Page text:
In recent times, however, a new emerging strand of the literature has increasingly questioned the idea of a mono-dimensional space of political conflict summarized by the left/right dimension. This literature, instead, has advanced new multidimensional approaches to political competition. A first two-dimensional model of European political space is advanced by Kitschelt (Reference Kitschelt1994), who distinguishes a first dimension of conflict, opposing socialism and capitalism (a conflict substantially overlapping with the left–right dimension), from a second cultural dimension differentiating between libertarianism and authoritarianism on issues such as abortion, gay rights, and so on.

Similarly, European politics scholars variously discuss the existence of a European dimension, orthogonal to the traditional left–right axis, centred on the opposition/support to the process of supranational integration (Hix and Lord, Reference Hix and Lord1997; Hooghe and Marks, Reference Hooghe, Marks, Kitschelt, Lange, Marks and Stephens1999). This antagonism on European integration has been increasingly considered as constituting a new independent source of political conflict. Among the earlier studies on the matter, the one by Hooghe and Marks (Reference Hooghe, Marks, Kitschelt, Lange, Marks and Stephens1999) shows how the left–right axis is able to structure positions and policies in the economic field (even at the European level), whereas positions regarding national sovereignty and European integration represent an autonomous dimension (i.e. pro-/anti-EU integration). Moreover, their study also cements the idea of an independent, cultural dimension rooted in the so-called ‘new politics’.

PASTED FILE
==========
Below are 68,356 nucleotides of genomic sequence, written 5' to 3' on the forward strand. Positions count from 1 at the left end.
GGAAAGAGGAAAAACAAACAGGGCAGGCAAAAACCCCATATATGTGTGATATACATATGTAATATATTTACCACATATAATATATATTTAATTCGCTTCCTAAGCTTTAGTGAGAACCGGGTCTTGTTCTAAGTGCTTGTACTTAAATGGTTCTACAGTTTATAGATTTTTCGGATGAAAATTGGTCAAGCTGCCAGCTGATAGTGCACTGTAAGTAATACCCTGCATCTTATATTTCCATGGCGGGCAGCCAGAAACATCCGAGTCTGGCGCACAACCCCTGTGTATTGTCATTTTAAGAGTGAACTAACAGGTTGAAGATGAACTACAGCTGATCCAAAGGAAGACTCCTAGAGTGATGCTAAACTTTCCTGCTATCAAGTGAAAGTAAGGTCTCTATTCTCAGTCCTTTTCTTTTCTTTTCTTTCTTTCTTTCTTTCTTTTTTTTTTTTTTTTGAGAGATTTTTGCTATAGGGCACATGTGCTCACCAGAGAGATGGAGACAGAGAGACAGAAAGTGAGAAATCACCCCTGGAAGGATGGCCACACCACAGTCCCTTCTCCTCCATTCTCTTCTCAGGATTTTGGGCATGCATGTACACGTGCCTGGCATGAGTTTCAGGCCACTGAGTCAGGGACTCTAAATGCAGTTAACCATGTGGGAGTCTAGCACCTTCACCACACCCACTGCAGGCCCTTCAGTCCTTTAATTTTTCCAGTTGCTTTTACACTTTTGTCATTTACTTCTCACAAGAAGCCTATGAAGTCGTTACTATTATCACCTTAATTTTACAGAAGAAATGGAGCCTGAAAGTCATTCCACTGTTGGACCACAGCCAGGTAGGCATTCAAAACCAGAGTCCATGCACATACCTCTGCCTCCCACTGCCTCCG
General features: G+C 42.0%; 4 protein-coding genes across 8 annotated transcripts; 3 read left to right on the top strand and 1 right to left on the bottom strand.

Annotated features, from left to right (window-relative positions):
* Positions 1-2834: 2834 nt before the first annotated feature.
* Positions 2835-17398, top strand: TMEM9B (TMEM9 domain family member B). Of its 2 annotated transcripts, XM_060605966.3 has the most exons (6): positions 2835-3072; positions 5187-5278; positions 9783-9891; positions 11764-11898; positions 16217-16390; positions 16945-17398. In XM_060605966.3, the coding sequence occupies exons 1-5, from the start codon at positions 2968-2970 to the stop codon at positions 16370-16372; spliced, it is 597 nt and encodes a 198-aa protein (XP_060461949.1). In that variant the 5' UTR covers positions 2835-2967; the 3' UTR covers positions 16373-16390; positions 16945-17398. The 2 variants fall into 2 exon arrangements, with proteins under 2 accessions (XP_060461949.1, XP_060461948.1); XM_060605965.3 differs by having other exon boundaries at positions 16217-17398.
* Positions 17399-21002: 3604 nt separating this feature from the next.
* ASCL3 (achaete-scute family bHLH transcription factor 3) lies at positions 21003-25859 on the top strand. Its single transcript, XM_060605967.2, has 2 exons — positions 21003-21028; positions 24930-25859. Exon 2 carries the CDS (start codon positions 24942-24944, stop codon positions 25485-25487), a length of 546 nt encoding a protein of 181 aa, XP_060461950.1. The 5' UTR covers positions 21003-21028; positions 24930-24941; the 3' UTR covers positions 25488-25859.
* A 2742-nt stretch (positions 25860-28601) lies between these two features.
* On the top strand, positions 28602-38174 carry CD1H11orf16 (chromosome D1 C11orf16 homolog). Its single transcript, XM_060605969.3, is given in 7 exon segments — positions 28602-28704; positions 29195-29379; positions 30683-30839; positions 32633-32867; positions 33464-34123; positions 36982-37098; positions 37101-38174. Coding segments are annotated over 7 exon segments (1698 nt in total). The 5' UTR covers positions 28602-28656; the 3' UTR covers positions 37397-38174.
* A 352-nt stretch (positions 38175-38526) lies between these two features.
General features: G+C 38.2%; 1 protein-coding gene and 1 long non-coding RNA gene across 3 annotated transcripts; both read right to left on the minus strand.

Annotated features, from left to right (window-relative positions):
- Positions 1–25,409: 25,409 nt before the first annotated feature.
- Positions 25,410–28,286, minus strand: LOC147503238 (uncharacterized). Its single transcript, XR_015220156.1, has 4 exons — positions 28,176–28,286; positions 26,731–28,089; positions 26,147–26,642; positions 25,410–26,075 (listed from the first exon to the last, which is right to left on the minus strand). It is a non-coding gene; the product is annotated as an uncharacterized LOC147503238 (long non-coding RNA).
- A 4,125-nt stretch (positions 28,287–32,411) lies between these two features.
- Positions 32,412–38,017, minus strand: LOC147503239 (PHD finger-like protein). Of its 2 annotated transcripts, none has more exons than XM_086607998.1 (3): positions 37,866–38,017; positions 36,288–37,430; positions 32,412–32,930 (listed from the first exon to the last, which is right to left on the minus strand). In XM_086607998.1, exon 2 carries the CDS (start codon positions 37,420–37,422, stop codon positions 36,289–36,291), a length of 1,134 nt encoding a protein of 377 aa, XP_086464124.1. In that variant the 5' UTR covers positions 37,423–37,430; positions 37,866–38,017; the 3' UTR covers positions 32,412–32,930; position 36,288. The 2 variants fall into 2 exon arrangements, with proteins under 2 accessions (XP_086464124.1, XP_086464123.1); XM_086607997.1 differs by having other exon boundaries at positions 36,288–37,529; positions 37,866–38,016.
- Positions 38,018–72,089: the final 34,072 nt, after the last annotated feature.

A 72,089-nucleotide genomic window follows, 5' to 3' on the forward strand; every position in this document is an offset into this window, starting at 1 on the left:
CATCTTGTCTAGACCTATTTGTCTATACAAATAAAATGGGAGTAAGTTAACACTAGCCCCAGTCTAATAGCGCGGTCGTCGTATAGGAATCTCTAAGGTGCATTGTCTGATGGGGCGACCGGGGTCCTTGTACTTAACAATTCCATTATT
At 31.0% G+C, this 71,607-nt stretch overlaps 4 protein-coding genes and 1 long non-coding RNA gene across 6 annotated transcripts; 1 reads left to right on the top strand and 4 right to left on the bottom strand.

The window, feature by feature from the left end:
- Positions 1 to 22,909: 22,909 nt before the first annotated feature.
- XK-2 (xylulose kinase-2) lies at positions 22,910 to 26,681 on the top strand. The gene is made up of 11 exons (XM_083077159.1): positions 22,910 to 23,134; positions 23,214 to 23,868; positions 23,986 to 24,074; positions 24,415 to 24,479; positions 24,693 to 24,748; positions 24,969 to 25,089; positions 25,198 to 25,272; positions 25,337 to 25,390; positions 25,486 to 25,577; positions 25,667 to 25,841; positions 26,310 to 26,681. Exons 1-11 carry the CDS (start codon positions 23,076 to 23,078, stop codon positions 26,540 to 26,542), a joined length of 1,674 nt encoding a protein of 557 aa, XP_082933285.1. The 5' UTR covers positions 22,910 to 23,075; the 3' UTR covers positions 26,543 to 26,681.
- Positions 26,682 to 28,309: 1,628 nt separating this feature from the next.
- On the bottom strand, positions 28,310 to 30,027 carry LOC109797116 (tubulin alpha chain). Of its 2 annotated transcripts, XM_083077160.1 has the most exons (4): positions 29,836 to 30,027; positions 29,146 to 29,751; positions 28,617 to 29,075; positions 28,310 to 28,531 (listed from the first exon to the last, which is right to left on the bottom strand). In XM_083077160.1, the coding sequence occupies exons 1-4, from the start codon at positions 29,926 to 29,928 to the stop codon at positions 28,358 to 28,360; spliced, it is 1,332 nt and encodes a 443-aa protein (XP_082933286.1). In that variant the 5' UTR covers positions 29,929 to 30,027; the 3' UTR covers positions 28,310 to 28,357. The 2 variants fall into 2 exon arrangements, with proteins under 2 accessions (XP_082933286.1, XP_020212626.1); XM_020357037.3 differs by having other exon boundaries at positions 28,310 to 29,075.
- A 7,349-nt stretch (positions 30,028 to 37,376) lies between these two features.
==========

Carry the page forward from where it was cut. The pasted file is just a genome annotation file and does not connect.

This latter has become relevant, especially since the so-called silent/postmaterialist revolution (Inglehart, Reference Inglehart1977) and concerns cultural issues such as the environment, immigration, ethnic minority rights, and so on. The combination of the economic and cultural dimensions of conflict is conceptualized as the ‘GAL/TAN scale’, opposing ‘Green, Alternative, Liberal’ stances and ‘Traditional, Authoritarian, Nationalist’ ones (Hooghe, Marks and Wilson, Reference Hooghe, Marks and Wilson2002). Finally, in their analysis of cleavage politics, Hooghe and Marks (Reference Hooghe and Marks2018) understand globalization as the external shock at the base of radical societal changes, leading to the formation of a new transnational cleavage concerning political opposition to European integration and immigration.